BC: "Under the circumstances, with the venue changing to the U.S. and the pressure that goes along with hosting the World Cup, plus playing following a WUSA season which had never happened before, I thought the team did a good job of preparing themselves for the tournament. We had quite a few new players who had never been in an environment like that, and I thought they contributed a great amount to our team. If you had to assess the tournament overall, of course we were disappointed, because our expectations and aspirations were very high. I don't think any other team has aspirations as high to win everything we are a part of, but that's a part of what makes our team great. I think the Women's World Cup also gave us an opportunity to evaluate what type of team we have and the type of soccer we would like to play and need to play. It gives us another challenge for 2004."
CC: What do you think you could have added on the field that might have made a difference in the team's success?
BC: "These are hypothetical questions and answers. We'll never know what would have happened. I could have given some leadership in a vocal way and been a support system in the back. I could have helped encourage my teammates on the field, but other than that, those are questions that just cannot be answered."
CC: Other than the U.S. missing out on the final, what was the biggest surprise from the Women's World Cup?
BC: "I don't think this is a real surprise, but I was very impressed with Sweden's play in the final. They lost their first game to us and I felt they improved throughout the tournament even after taking that loss. They played a great game against a Germany team that really hadn't been tested too much in the tournament. That rivalry goes way back and I thought it was a very well played game. Everyone says that the semifinals are usually more lively than the final, but I thought the final was an excellent game of soccer."
CC: Having come up short in the last two world championships, are you worried about the team's chances of winning a gold medal in Athens?
BC: "I think our chances are as good as anyone. We have the talent and the support of U.S. Soccer. We have the facilities necessary for us to compete for a world title. That is always within our grasp."
CC: How much has the thought of retirement entered your head at this point in your career?
BC: "Not too much, really. Retirement only enters my head when other people talk about it. I was signing autographs at the SEC tournament last weekend and the only thing I could think about besides signing my name and talking to the kids was when I would be able to go get a kick around. I'll know when that time is, but I am more looking forward to the time I have left and improving during that time than when it will finish."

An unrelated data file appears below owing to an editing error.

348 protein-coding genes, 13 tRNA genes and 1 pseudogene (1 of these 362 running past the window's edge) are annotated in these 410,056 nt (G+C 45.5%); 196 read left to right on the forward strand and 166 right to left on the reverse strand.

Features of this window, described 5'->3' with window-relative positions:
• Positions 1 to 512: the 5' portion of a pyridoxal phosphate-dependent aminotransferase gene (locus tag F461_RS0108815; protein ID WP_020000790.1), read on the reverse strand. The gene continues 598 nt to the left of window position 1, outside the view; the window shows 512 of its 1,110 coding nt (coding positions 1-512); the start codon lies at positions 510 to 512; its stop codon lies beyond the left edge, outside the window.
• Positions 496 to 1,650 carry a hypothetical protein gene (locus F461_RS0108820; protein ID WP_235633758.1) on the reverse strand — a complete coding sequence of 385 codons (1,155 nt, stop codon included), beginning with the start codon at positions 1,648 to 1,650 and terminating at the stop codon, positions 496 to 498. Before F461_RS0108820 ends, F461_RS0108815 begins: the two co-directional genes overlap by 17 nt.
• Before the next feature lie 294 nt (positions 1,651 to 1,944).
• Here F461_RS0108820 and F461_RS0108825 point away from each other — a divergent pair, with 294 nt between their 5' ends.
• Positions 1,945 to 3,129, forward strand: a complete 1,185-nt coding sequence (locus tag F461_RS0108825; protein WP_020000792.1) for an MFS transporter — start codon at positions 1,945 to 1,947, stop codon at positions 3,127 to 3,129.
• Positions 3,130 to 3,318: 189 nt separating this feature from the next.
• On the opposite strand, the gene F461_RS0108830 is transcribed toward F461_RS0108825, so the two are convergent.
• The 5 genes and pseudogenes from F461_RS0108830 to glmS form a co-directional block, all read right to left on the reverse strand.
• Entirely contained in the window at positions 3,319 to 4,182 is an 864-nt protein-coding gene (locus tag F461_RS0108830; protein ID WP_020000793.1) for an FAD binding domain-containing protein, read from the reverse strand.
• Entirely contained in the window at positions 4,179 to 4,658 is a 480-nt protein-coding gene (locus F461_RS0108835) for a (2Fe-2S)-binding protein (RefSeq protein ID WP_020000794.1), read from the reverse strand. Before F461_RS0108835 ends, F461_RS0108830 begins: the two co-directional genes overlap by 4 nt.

CC: What will 2004 represent for you?
BC: "I think it's a year of opportunity. The schedule next year is a little uncertain, and most might think uncertainty is scary, but I think it brings new opportunity and challenges. We have opportunities on the field to achieve something we have achieved in the past and want to get back to. The year will also give us an opportunity to bring back the WUSA."
CC: As a student of the game and an extremely well-spoken individual, what are the odds that we'll see you in the broadcast booth once you hang up your boots?
BC: "That's not my decision. It's just like making a team, the coach gets to decide. The producers and directors and network presidents get to decide who their talent is. I enjoy watching the game and talking about the game, but who knows if it will happen."
CC: Did you ever dream that you would, in fact, become a household name and be making the talk show rounds on a consistent basis?
BC: "No, but I always felt that I was doing good things, and when you do that, you get attention, but that wasn't ever the point. I always felt that good things would come out of soccer. It just always felt right."
CC: How does it feel to be one of the most well-known soccer players in the world?
BC: "It feels good. When you love something, you want to share it with people. So anytime you get that chance if you are recognized or whatever, it's a good thing."
CC: Do you ever get tired of the "Brandi! Brandi! Brraannddiii!!!!!" chants?
BC: "No, that's fun. What's fun about that is showing the kids that you are really no different than they are. You say 'hi' to them and talk to them and they get all crazy, but they get to know you for those few moments you had together and you give them the reality that it's possible to take women's soccer to the highest level. So that's the part I enjoy. I don't get tired of it."
CC: And finally, the question that all sports talk radio DJ's around the country would like to know: will the jersey ever come off again?
BC: "Like I've said in the past, if there's something good to be celebrated, it may very well happen."